Saturday, July 31, 2010



What a difference a month makes. When I went on vacation in June the Director of NIMH, Thomas Insel, was stonewalling about his relationship with Charles Nemeroff. Insel wanted to put distance between himself and the poster boy for conflict of interest in academic medicine. The heat was on Insel because of revelations that he helped Nemeroff get a new position at Miami after his fall from grace at Emory. Insel also gave a green light for Nemeroff to reapply for NIMH grant funding, and he appointed Nemeroff to new research review committees. These actions were widely seen as efforts to help Nemeroff get back into circulation. It didn’t help that people called attention to past favors and lobbying by Nemeroff on behalf of Insel.

Things continued to unravel, and on about June 29 Insel placed a disclaimer on his official blog. Insel here allowed that his earlier official statements “may be viewed as misleading.” This softening of Insel’s position was picked up June 29 by the Chronicle of Higher Education. Not only was Insel’s disclaimer on his official weblog undated, it is mealy mouthed and it was widely criticized – here and here, for instance – as further evidence of Insel’s disingenuousness.

By July 7 we learned of further revisions to Insel’s position. In response to pressure from Senator Charles Grassley (R-Iowa), Insel issued a mea culpa in which he agreed that Nemeroff’s actions constituted “an egregious violation of NIH policy and University rules.” Insel also acknowledged that his willingness to help Nemeroff “may have created the appearance of favoritism. In retrospect, I regret that my actions… appear inappropriate for a Federal research official given my past association with Dr. Nemeroff.” This new statement also was raked over as further evidence of Insel’s dissembling – see here and here and here.

Nowhere in Insel’s new self serving statements is there any apology for his ill advised appointment of Nemeroff to new Federal research review panels. This signals once again that Insel just doesn’t get it when it comes to his crony Nemeroff. It is not in the job description of an NIH Institute Director to taint research review panels with compromised and sanctioned scientists.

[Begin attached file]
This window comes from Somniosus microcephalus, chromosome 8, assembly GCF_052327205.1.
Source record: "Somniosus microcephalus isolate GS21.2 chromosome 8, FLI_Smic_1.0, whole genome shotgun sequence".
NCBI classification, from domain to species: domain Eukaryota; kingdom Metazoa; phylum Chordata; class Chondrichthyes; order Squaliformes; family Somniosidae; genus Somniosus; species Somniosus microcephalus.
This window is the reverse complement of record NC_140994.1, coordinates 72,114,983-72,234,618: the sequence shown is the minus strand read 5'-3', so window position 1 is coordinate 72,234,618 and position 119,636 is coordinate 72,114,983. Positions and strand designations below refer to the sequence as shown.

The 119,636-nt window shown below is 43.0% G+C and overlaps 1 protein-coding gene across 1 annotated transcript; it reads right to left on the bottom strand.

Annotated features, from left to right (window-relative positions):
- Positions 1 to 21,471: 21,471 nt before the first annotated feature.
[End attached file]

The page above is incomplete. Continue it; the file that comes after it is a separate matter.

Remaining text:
Keep in mind that the appearance of malfeasance and impropriety most often occurs in the presence of malfeasance and impropriety. That is a standard Bayesian proposition that Insel seems not to grasp.

In light of these developments, who can take seriously the work Dr. Insel says he has done to develop a new NIH initiative on ethics? The leadership of NIH tacitly acknowledged this problem when they recently extended the period of comment on the new ethics proposals. This was done specifically to mend the regulatory hole that Insel and his crony Nemeroff walked through when Insel assured Pascal Goldschmidt at Miami that Nemeroff could go right ahead to apply for new NIMH funding. Left to his own initiative, Insel kept the hole wide open. His July 7 statement to Senator Grassley that "I do not condone the gap in our policy that allowed (Nemeroff) to avoid the penalty implemented by Emory by moving to another university…” rings hollow: actions speak louder than words, and Insel had many months in which he could have closed the gap before the present scandal surfaced.

How much longer can NIH tolerate an ethical prevaricator as an Institute Director?

Bernard Carroll


Anonymous said...

How much longer can NIH tolerate an ethical prevaricator as an Institute Director?

Forever. Meet the new boss, same as the old boss.

My bet, likely anyone involved in exposing the problem will suffer while the ones who profit will not suffer much at all.

John M. Nardo MD said...

You might have entitled this post, ETHICS [sort of] BY NIH Institute director. Even in his most recent iteration, Dr. Insel plea bargains for a reduced charge, "I now recognize that my willingness to speak with a University of Miami official about Dr. Nemeroff’s eligibility for continued research funding from the National Institutes of Health may have created the appearance of favoritism." It didn't create the appearance of favoritism, it was favoritism plain and simple - negotiated by Dr. Nemeroff in advance, payback for favors rendered, acknowledged between them after the fact. Like Nemeroff before him, he admits that it looked unethical, but not that it was unethical. As you imply, currently this issue is too central to the ethical integrity of the NIH in specific and Medicine in general for this "What do you mean by sex?" style defense. Insel's taken three swings, and he's missed the ball three times in a row. That's a strike out...

Nancy Wilson said...

"How much longer...."

Insel remained silent while I was "constructively discharged" by one of his stars....

Bernard Carroll said...

Links have been fixed and are now operational.

Zahid said...

Insel’s new self serving statements is there any apology for his ill advised appointment of Nemeroff to new Federal research review panels. All time like new Boss. I am not doing one project like Master Cleanse

Anonymous said...

When NIMH votes to approve grant applications, are those "voting results" available to the public?